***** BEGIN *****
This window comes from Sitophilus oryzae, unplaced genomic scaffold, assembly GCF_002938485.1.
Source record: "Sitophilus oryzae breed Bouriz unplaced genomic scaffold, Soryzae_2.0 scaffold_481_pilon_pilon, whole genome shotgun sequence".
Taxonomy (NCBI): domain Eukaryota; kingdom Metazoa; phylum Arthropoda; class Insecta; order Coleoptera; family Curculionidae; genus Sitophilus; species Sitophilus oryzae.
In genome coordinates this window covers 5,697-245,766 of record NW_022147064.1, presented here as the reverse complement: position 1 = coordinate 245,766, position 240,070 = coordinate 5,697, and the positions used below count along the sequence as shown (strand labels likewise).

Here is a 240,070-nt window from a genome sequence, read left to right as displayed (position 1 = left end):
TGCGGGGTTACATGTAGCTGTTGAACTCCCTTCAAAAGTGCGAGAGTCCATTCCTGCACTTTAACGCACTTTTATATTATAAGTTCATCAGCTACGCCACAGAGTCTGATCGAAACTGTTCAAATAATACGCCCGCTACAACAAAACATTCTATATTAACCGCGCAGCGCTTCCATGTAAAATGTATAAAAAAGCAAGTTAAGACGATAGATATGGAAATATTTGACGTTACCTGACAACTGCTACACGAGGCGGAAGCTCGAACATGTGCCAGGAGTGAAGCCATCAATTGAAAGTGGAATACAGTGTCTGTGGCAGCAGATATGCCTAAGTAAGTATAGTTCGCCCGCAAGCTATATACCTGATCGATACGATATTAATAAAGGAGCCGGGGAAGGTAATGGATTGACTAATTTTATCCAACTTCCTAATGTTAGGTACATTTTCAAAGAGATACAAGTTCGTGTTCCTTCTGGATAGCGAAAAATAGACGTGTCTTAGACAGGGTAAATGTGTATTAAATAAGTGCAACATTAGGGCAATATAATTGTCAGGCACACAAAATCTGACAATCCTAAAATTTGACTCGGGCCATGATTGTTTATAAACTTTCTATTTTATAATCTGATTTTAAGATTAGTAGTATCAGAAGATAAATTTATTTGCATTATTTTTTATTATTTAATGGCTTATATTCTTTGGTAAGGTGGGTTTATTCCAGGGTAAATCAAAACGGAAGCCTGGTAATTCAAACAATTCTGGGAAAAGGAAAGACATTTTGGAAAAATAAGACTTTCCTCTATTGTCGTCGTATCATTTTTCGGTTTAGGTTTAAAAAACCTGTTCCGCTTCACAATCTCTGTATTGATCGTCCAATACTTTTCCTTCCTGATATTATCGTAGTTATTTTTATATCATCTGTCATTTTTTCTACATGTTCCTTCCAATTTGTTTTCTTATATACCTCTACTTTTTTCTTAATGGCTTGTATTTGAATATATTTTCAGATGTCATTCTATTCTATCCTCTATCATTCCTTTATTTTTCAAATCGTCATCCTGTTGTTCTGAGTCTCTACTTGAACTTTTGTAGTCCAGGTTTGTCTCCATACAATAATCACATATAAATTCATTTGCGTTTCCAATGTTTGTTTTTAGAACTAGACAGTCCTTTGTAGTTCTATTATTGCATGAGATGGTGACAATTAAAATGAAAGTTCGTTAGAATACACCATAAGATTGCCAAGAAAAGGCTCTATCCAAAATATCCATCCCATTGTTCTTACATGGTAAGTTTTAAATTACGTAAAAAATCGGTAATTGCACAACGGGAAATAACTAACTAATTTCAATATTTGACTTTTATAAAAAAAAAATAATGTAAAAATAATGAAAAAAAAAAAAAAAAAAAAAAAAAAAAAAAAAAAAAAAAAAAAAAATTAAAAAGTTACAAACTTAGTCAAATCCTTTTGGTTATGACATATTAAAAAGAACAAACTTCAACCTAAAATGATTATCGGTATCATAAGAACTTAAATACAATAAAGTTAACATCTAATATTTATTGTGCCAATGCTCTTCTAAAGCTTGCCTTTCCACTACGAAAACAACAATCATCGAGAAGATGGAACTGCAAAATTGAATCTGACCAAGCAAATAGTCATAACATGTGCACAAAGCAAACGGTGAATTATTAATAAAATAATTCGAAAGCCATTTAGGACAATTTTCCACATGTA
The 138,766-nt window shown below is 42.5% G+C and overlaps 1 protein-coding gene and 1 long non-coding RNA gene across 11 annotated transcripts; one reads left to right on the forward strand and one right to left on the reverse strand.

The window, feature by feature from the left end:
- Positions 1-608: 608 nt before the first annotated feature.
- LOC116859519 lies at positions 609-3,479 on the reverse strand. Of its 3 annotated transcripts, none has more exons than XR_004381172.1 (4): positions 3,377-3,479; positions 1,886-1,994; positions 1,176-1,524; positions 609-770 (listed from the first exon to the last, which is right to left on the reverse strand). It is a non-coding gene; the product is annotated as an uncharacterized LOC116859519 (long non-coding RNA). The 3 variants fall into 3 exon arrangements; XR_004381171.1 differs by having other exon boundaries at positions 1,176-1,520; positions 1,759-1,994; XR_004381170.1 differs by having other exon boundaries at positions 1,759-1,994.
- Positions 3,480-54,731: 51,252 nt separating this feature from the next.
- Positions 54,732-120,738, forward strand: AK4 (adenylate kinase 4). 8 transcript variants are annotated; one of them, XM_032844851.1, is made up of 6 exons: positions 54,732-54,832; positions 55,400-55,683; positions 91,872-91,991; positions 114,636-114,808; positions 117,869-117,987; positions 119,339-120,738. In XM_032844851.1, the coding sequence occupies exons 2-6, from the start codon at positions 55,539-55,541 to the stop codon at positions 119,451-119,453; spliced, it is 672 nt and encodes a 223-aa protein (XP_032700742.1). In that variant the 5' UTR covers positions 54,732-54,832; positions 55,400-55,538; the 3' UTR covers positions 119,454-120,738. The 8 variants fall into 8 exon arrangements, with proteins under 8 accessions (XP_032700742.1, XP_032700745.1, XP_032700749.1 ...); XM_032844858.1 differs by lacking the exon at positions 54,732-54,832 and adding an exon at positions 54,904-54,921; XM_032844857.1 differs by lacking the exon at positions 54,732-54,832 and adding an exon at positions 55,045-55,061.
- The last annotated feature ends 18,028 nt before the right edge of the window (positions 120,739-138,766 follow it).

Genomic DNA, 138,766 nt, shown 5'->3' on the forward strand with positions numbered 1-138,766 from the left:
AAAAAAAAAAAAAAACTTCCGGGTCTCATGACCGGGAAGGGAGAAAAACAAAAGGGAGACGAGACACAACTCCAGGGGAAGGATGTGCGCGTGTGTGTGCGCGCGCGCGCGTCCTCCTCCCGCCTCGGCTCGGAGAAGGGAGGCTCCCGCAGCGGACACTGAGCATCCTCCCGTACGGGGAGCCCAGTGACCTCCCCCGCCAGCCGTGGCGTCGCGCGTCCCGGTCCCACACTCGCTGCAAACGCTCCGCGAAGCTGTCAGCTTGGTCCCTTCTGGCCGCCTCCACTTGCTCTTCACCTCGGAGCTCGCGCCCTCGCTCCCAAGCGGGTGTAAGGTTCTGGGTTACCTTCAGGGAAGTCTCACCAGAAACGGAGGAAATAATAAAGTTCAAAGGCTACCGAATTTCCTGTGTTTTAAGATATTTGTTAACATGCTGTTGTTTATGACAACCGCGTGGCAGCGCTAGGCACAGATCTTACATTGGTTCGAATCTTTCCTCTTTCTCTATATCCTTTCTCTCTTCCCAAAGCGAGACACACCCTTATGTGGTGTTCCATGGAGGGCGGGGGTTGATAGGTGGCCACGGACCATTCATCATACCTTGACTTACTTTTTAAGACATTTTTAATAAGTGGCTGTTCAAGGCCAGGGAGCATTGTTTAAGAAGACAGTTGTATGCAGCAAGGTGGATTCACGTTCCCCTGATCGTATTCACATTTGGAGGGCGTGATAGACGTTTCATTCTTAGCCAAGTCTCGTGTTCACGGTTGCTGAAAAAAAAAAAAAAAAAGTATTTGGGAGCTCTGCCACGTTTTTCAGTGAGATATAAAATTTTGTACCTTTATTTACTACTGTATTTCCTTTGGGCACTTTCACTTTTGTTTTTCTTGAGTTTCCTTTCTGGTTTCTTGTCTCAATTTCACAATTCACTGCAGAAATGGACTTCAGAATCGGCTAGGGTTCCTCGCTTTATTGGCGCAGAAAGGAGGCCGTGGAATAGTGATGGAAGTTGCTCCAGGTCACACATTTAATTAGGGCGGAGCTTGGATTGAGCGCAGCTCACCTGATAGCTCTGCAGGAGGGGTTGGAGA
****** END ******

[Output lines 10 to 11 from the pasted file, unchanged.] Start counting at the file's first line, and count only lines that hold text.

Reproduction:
- LOC116859519 lies at positions 609-3,479 on the reverse strand. Of its 3 annotated transcripts, none has more exons than XR_004381172.1 (4): positions 3,377-3,479; positions 1,886-1,994; positions 1,176-1,524; positions 609-770 (listed from the first exon to the last, which is right to left on the reverse strand). It is a non-coding gene; the product is annotated as an uncharacterized LOC116859519 (long non-coding RNA). The 3 variants fall into 3 exon arrangements; XR_004381171.1 differs by having other exon boundaries at positions 1,176-1,520; positions 1,759-1,994; XR_004381170.1 differs by having other exon boundaries at positions 1,759-1,994.
- Positions 3,480-54,731: 51,252 nt separating this feature from the next.